The perineum is the region between the vaginal opening and the back passage (the anus). The perineum is susceptible to being injured during delivery of the baby when there is over-stretching, or rapid stretching.
Tears are more common in women in their first childbirth, as the perineum is relatively firm and doesn’t stretch adequately. While an episiotomy (a small surgical cut used to facilitate birth) can prevent major perineal tears to some extent, tears can still occur even after or with an episiotomy. Tears are also common in an inelastic perineum due to the presence of scar tissue from previous vaginal deliveries or other trauma.
Some of the causes of over-stretching of the perineum leading to perineal tear are:
- First vaginal birth or scarring from a previous vaginal delivery
- A large baby compared to size of the mother’s pelvis
- Shoulder dystocia, where the baby’s shoulder gets stuck behind the mother’s pubic bone
- Malpresentation of the baby e.g breech, face presentation, back to back or born with arm/hand adjacent to face
- Forceps delivery or other instrumental deliveries
- Induction of labour
There are classifications of tears, depending on severity, as detailed below….
First Degree Perineal Tear:
Mild laceration or tear of the skin at the edge of the vaginal opening. Major muscles are not affected.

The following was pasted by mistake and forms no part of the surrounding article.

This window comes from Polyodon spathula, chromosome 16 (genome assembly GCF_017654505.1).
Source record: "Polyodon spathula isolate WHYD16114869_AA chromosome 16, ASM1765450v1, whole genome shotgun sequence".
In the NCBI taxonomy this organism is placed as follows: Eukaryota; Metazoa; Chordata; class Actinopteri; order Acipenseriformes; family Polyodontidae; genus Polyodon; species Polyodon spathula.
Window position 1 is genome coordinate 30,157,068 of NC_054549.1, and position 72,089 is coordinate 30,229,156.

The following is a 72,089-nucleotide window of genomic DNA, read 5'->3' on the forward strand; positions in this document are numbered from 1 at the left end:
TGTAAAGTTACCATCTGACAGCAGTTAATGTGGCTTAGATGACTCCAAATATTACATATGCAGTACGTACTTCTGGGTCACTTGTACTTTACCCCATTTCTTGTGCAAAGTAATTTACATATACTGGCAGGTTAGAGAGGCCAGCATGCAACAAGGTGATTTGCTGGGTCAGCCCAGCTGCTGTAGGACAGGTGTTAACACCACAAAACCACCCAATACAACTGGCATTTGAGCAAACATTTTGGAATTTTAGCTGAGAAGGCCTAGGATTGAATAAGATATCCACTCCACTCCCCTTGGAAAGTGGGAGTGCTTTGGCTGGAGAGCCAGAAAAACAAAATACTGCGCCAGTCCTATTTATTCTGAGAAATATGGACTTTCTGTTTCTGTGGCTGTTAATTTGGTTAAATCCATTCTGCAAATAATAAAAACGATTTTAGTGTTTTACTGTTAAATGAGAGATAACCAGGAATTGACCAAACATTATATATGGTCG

Second Degree Perineal Tear:
A tear from the vaginal opening and rupture of the muscles of the perineum, with some deep tears of the vaginal wall. The tear can extend any distance through the perineum up to the anus, but doesn’t involve the anal sphincter.
– First and second degree tears are sutured in the delivery room under local anaesthetic, and often done by a senior midwife.
Third Degree Perineal Tear:
A tear from the vaginal opening, through the perineum and perineal muscles into the external anal sphincter. Damage to these muscles can be graded according to the depth of injury: 3a, 3b or 3c.
Fourth Degree Tear:
A tear from the vaginal opening, through the vaginal wall and perineal muscles, through the anal sphincters and into the rectal mucosa lining the anal canal, sometimes extending further into the back passage.
– Third and fourth degree tears are often more complex and require suturing under sterile conditions, often in an operating theatre. They are sutured and closed under spinal anaesthetic or epidural, by an experienced doctor only.
(Evidence suggests that approximately 2% of women will sustain this injury during birth).
Symptoms you may have following more severe perineal tears:
- Pain, scarring, sensitivity and soreness
- Weak pelvic floor muscles
- Urinary incontinence
- Faecal incontinence
- Problems controlling wind
- Feelings of heaviness or prolapse
- Pain and difficulties with intercourse (physical or psychological)
With the correct management, most women (about 80%) will make a full recovery and have no symptoms one year later. However, many women struggle during this time, and beyond, so timely help and support is essential.
Physiotherapy for Perineal tears:
- Assessment of the scar and healing position of the perineum
- Assessment of the muscle and sphincter function, tone, strength and endurance
- Internal assessment (after 6-8 week GP review and with your consent) to assess pelvic floor muscle function
- Bladder and bowel care
- Advice on diet and lifestyle
- Advice on pain management and therapeutic options
- Scar management: manual therapy (including reducing scar adhesions, soft tissue release, stretching)
- Teaching correct pelvic floor exercises
- Teaching graded exercise program for pelvic floor muscle, abdominals and return to fitness/exercise
- Techniques for improving sexual function